A key question to ask yourself as the church leader is, “If everyone in my church gave like I do, would that be a good thing for the Kingdom?”
2. Adopt generosity as a core value
An excellent example of this is Fellowship Bible Church in Brentwood, TN. Around three years ago, the elders were struggling with the question of whether to do another capital campaign to fund expansion. Like many churches, they found that a campaign motivated people for a short season but had very little lasting impact on most of their members’ giving.
After much prayer, the church felt like God was calling them to adopt generosity as a core value of the church and to call all people to “raise the tide” of generosity at their church to what they deemed the “training wheels of giving,” the traditional tithe of 10 percent. Read the rest of this entry »
Reposted from 2009. -JB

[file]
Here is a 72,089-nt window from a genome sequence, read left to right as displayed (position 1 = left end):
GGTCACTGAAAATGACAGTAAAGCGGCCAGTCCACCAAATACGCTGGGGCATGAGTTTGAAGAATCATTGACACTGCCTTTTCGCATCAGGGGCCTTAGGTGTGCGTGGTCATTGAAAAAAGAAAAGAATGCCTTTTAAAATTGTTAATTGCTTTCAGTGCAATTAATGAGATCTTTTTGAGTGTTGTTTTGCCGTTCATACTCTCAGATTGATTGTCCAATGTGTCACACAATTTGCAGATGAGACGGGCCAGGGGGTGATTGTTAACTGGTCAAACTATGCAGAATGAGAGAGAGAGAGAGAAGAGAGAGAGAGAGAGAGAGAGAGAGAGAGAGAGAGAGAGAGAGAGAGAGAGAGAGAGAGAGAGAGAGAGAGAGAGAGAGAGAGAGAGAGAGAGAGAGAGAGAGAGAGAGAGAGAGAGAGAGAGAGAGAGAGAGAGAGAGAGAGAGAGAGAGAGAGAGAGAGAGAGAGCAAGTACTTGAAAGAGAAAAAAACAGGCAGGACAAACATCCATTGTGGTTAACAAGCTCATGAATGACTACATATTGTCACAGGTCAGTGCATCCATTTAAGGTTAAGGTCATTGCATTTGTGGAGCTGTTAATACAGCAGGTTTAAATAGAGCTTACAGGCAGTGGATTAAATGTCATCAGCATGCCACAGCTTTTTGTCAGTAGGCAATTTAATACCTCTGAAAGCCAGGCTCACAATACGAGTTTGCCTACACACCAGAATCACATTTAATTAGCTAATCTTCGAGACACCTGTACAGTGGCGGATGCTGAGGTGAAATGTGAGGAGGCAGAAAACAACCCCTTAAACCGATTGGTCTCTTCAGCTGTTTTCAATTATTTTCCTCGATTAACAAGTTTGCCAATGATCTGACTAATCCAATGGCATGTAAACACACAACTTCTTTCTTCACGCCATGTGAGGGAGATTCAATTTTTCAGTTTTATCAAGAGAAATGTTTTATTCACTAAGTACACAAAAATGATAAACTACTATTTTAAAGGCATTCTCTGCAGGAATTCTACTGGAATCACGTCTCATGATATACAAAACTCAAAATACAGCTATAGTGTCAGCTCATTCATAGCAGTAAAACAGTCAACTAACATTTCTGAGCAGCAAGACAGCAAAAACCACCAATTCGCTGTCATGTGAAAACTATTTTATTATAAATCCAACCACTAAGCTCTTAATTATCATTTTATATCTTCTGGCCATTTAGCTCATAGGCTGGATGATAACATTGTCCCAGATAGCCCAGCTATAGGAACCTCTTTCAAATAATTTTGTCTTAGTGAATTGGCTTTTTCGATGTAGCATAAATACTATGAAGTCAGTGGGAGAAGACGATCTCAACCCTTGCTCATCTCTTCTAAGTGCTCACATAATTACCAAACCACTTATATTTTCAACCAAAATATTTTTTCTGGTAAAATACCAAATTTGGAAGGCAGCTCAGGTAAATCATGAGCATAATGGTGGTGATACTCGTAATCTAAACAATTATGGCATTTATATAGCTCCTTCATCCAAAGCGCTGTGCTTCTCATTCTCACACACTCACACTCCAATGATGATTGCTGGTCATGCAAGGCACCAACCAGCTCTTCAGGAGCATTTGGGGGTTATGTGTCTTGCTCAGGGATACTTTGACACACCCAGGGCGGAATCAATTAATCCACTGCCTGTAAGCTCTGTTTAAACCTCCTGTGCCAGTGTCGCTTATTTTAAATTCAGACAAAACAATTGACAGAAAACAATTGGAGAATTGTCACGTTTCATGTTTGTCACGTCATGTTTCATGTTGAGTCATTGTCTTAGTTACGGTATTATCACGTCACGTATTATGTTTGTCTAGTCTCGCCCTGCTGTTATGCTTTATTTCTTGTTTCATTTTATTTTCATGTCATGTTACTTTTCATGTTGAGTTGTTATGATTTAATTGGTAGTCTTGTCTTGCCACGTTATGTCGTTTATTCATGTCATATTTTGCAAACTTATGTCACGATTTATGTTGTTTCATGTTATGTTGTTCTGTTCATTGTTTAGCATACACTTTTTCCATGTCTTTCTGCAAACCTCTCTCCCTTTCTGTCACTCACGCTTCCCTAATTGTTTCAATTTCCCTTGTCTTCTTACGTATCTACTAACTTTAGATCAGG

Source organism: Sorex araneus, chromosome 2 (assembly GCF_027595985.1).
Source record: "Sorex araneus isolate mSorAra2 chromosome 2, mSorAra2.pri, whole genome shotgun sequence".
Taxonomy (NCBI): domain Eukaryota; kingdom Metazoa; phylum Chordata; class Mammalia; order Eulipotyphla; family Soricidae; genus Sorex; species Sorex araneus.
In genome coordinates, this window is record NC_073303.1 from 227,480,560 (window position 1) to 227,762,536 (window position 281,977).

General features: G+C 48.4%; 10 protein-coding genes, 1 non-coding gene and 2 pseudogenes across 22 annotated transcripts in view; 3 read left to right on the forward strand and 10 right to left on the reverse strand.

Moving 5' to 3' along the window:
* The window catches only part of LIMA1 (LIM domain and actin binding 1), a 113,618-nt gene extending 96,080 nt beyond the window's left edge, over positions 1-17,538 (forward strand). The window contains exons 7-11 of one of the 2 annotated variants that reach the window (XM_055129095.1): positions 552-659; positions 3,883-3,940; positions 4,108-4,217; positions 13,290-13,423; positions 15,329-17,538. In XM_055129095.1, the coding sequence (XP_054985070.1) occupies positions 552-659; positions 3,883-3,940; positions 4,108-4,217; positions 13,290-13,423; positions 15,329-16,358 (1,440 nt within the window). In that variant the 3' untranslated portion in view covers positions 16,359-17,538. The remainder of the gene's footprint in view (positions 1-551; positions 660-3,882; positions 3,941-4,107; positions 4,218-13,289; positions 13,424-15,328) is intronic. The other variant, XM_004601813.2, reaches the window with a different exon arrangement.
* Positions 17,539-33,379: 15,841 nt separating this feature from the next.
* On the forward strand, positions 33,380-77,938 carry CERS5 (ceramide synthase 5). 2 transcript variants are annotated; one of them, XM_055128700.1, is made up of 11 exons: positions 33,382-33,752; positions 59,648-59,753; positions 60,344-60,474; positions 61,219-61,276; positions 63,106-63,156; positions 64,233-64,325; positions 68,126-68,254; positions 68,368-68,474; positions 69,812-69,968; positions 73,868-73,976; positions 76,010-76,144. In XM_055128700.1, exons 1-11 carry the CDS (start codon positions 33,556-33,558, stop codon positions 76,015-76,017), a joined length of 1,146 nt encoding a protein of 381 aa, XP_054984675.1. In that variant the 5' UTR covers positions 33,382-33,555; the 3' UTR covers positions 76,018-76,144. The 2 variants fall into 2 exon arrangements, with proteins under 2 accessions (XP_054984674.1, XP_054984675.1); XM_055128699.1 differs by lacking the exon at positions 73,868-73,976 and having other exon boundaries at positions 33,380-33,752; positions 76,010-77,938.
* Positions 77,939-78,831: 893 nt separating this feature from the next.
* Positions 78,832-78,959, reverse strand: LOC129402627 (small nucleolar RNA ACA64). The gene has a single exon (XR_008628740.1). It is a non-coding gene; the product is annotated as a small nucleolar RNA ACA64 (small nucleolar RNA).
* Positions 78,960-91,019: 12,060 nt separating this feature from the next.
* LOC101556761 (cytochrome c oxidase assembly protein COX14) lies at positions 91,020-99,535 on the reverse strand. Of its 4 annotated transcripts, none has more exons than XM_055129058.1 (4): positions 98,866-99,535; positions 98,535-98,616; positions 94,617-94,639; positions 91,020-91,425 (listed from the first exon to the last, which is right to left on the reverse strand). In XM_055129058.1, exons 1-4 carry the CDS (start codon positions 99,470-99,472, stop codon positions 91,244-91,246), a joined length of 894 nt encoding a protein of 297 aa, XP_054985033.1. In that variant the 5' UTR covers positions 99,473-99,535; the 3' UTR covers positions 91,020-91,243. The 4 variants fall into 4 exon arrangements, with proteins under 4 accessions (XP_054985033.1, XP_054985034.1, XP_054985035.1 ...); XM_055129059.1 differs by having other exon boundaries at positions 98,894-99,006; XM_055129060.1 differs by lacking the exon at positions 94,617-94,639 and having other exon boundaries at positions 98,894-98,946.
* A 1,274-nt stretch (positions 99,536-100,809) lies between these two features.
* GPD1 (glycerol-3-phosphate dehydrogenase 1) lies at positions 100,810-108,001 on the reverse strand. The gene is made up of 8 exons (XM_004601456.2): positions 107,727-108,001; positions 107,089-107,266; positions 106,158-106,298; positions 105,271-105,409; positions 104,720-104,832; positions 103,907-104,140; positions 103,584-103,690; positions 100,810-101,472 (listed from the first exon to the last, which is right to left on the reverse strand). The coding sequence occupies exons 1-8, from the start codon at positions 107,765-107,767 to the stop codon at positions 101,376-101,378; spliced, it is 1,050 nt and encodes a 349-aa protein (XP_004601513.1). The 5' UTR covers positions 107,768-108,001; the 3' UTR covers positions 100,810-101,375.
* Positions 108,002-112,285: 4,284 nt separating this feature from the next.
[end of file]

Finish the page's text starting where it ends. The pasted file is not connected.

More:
If you work these words into your life, you are like a smart carpenter who built his house on solid rock. Rain poured down, the river flooded, a tornado hit—but nothing moved that house. It was fixed to the rock. But if you just use my words in Bible studies and don’t work them into your life, you are like a stupid carpenter who built his house on the sandy beach. When a storm rolled in and the waves came up, it collapsed like a house of cards” (Matthew 7:25-27 MSG).
I watched the little tike as he built his sand castle with great care and pride on the beach shore. He must have been 5 years old. Just as he was putting the finishing touches on his castle wall, a large boat pulling a wake boarder cruised by just a stones throw out from the shore. Within seconds the waves hit the shore and wiped out the boy’s sand masterpiece. And he ran to his mommy in tears.
Life went on for this little boy. He soon got over the destruction of his sand castle and was soon laughing on the playground minutes later.
Unfortunately, many of us never completely grow out of the foolish practice of building fragile castles in the sand. Read the rest of this entry »